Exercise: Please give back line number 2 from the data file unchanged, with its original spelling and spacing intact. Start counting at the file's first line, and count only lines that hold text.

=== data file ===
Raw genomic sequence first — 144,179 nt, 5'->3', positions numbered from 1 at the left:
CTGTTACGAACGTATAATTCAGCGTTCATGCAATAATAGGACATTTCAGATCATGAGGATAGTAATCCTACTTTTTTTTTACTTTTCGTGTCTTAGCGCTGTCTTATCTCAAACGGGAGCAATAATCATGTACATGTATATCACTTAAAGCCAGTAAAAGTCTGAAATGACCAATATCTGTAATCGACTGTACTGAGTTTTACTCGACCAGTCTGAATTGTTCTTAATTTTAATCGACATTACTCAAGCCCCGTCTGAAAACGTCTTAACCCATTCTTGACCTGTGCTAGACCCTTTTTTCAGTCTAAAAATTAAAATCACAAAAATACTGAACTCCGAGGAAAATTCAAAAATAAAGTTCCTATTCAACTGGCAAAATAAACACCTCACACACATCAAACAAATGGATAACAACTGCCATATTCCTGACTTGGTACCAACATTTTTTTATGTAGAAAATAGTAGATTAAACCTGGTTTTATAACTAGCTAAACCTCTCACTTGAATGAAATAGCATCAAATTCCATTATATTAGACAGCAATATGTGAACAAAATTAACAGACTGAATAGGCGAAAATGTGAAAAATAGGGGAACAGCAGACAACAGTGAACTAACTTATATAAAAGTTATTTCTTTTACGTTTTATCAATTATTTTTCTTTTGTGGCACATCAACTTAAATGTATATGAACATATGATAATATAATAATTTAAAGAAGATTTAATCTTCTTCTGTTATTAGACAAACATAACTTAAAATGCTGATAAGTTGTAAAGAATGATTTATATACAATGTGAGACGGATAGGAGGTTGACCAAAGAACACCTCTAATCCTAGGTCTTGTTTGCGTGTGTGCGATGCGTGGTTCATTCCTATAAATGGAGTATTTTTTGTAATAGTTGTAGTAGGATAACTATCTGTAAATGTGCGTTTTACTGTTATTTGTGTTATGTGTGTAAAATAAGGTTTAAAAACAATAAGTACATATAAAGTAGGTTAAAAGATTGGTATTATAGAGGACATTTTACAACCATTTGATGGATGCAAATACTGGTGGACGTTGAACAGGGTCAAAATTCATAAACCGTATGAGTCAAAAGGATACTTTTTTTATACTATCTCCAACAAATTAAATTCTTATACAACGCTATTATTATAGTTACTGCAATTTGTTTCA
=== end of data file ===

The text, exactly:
CTGTTACGAACGTATAATTCAGCGTTCATGCAATAATAGGACATTTCAGATCATGAGGATAGTAATCCTACTTTTTTTTTACTTTTCGTGTCTTAGCGCTGTCTTATCTCAAACGGGAGCAATAATCATGTACATGTATATCACTTAAAGCCAGTAAAAGTCTGAAATGACCAATATCTGTAATCGACTGTACTGAGTTTTACTCGACCAGTCTGAATTGTTCTTAATTTTAATCGACATTACTCAAGCCCCGTCTGAAAACGTCTTAACCCATTCTTGACCTGTGCTAGACCCTTTTTTCAGTCTAAAAATTAAAATCACAAAAATACTGAACTCCGAGGAAAATTCAAAAATAAAGTTCCTATTCAACTGGCAAAATAAACACCTCACACACATCAAACAAATGGATAACAACTGCCATATTCCTGACTTGGTACCAACATTTTTTTATGTAGAAAATAGTAGATTAAACCTGGTTTTATAACTAGCTAAACCTCTCACTTGAATGAAATAGCATCAAATTCCATTATATTAGACAGCAATATGTGAACAAAATTAACAGACTGAATAGGCGAAAATGTGAAAAATAGGGGAACAGCAGACAACAGTGAACTAACTTATATAAAAGTTATTTCTTTTACGTTTTATCAATTATTTTTCTTTTGTGGCACATCAACTTAAATGTATATGAACATATGATAATATAATAATTTAAAGAAGATTTAATCTTCTTCTGTTATTAGACAAACATAACTTAAAATGCTGATAAGTTGTAAAGAATGATTTATATACAATGTGAGACGGATAGGAGGTTGACCAAAGAACACCTCTAATCCTAGGTCTTGTTTGCGTGTGTGCGATGCGTGGTTCATTCCTATAAATGGAGTATTTTTTGTAATAGTTGTAGTAGGATAACTATCTGTAAATGTGCGTTTTACTGTTATTTGTGTTATGTGTGTAAAATAAGGTTTAAAAACAATAAGTACATATAAAGTAGGTTAAAAGATTGGTATTATAGAGGACATTTTACAACCATTTGATGGATGCAAATACTGGTGGACGTTGAACAGGGTCAAAATTCATAAACCGTATGAGTCAAAAGGATACTTTTTTTATACTATCTCCAACAAATTAAATTCTTATACAACGCTATTATTATAGTTACTGCAATTTGTTTCA